Hip replacement surgery
As people are becoming more active and living longer, bodies--joints in particular--are expected to perform more efficiently than ever. But activities, injuries, and degenerative diseases can wear hip joints down. More than 300,000 patients will require a hip replacement surgery in the U.S. this year. If you’re suffering from hip pain and other treatments haven’t given you relief, you may need to know more about this common procedure.
In today’s post, Dr. Jeffrey J. Sketchler will explain the causes of hip pain, what’s involved in partial and full replacement surgery, and the prognosis for this surgery.
The anatomy of the hip
The hip is a ball and socket joint and one of the largest in the body. It is made of the acetabulum (part of the pelvis) and the femoral head (upper part of the femur). Ligaments, like rubber bands, keep the ball and joint stable. Articular cartilage covers the ball and socket. This smooth tissue helps everything move without friction. The synovial membrane covers the hip joint, which adds lubrication.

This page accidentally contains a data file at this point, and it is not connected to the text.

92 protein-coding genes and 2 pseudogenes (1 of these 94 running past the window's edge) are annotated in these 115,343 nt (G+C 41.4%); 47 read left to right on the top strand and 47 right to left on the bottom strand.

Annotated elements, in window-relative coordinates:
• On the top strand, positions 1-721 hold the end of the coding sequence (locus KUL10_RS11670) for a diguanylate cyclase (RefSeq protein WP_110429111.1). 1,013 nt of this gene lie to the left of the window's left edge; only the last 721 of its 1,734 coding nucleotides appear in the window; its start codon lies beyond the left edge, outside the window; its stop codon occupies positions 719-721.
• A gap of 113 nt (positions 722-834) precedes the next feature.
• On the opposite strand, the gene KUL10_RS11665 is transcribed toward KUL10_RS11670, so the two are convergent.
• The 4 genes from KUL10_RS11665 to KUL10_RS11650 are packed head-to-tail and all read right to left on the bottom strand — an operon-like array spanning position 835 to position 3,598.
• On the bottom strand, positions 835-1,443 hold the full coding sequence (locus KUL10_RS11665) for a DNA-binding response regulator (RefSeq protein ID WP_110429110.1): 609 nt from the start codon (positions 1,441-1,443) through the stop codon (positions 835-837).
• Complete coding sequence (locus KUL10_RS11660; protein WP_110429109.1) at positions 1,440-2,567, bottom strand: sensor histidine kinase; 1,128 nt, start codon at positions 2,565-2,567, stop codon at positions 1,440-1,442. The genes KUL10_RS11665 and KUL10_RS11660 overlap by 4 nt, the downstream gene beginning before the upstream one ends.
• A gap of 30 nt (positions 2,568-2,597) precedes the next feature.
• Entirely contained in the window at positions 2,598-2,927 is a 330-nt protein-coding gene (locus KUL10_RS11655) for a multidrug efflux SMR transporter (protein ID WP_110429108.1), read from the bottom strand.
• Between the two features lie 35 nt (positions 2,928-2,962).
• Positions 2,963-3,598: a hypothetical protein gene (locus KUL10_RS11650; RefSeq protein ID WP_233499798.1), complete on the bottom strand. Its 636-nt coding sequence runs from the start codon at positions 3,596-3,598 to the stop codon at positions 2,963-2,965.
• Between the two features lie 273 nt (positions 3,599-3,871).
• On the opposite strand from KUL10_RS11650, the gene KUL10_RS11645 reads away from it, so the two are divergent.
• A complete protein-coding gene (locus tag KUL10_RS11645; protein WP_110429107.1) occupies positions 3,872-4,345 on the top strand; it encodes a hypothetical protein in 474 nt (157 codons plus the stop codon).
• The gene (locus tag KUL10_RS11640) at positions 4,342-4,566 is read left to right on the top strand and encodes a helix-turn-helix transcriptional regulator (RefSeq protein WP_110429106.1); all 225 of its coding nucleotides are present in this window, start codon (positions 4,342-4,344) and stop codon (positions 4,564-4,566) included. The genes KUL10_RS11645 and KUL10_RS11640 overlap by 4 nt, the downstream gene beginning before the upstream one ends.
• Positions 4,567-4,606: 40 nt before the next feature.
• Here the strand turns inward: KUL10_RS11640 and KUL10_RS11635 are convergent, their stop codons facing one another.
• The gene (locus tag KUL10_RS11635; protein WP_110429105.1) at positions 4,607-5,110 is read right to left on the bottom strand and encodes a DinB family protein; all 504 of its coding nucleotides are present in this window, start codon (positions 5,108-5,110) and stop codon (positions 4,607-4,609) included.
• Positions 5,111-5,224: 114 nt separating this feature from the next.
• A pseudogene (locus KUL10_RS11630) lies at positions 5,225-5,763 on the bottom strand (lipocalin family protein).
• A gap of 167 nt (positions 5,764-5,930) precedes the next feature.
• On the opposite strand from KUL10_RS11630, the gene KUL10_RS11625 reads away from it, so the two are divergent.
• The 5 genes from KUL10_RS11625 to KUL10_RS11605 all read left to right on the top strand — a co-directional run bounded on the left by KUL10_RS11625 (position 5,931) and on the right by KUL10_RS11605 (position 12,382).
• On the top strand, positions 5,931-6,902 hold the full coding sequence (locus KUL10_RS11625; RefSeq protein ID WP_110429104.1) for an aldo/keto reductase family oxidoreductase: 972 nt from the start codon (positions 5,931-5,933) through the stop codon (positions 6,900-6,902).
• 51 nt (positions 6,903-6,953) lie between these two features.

What conditions lead to hip replacement surgery?
In cases where the hip joint has been so damaged that conservative treatments are no longer effective, replacement is typically considered. Reasons for hip replacement surgery may include:
Dr. Sketchler says, “the number one cause for a hip replacement is osteoarthritis.” When the cartilage on the hip bone starts to deteriorate, pain and stiffness occur. If the cartilage wears completely away, you’ll feel severe pain when the bones rub together. Learn more about osteoarthritis...
The second most common reason for a hip replacement, according to Dr. Sketchler, is a hip fracture. Hip fractures occur most often occur in the upper femur. Hip fractures or hip dislocations weaken the hip joint and can lead to degeneration. Learn more about bursitits...
This rare condition, also called osteonecrosis, is the cause of about 5% of hip cases, says Dr. Sketchler. Avascular necrosis is a result of long term steroid use or heavy drinking. These behaviors can interrupt the blood supply to the hip bone or femoral head, causing them deteriorate or collapse. Learn more about avascular necrosis...
How hip replacement works
“Hip replacement surgery replaces the deteriorated or diseased parts of the hip joint with artificial implants to reduce pain and restore range of motion.”
- Jeffrey J. Sketchler, MD
Hip replacement surgery replaces the deteriorated or diseased parts of the hip joint with artificial implants to reduce pain and restore range of motion. These prosthetic parts can be made of a combination of metal (like titanium), ceramic, or polyethylene materials.